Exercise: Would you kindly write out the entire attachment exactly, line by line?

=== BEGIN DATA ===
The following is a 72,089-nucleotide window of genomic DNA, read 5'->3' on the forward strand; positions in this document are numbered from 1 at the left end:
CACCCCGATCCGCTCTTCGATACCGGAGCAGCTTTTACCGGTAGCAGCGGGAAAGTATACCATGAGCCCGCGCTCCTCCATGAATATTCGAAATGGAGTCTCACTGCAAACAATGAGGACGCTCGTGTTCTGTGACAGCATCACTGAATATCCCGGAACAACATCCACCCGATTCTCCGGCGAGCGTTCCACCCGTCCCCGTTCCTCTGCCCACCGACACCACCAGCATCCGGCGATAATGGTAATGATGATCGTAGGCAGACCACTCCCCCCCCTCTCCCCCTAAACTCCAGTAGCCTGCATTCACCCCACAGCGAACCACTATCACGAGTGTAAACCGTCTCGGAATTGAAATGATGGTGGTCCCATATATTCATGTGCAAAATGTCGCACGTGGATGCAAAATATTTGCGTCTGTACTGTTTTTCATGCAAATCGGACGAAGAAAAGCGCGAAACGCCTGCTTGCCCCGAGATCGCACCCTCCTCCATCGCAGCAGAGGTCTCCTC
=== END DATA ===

The following is a 72,089-nucleotide window of genomic DNA, read 5'->3' on the forward strand; positions in this document are numbered from 1 at the left end:
CACCCCGATCCGCTCTTCGATACCGGAGCAGCTTTTACCGGTAGCAGCGGGAAAGTATACCATGAGCCCGCGCTCCTCCATGAATATTCGAAATGGAGTCTCACTGCAAACAATGAGGACGCTCGTGTTCTGTGACAGCATCACTGAATATCCCGGAACAACATCCACCCGATTCTCCGGCGAGCGTTCCACCCGTCCCCGTTCCTCTGCCCACCGACACCACCAGCATCCGGCGATAATGGTAATGATGATCGTAGGCAGACCACTCCCCCCCCTCTCCCCCTAAACTCCAGTAGCCTGCATTCACCCCACAGCGAACCACTATCACGAGTGTAAACCGTCTCGGAATTGAAATGATGGTGGTCCCATATATTCATGTGCAAAATGTCGCACGTGGATGCAAAATATTTGCGTCTGTACTGTTTTTCATGCAAATCGGACGAAGAAAAGCGCGAAACGCCTGCTTGCCCCGAGATCGCACCCTCCTCCATCGCAGCAGAGGTCTCCTC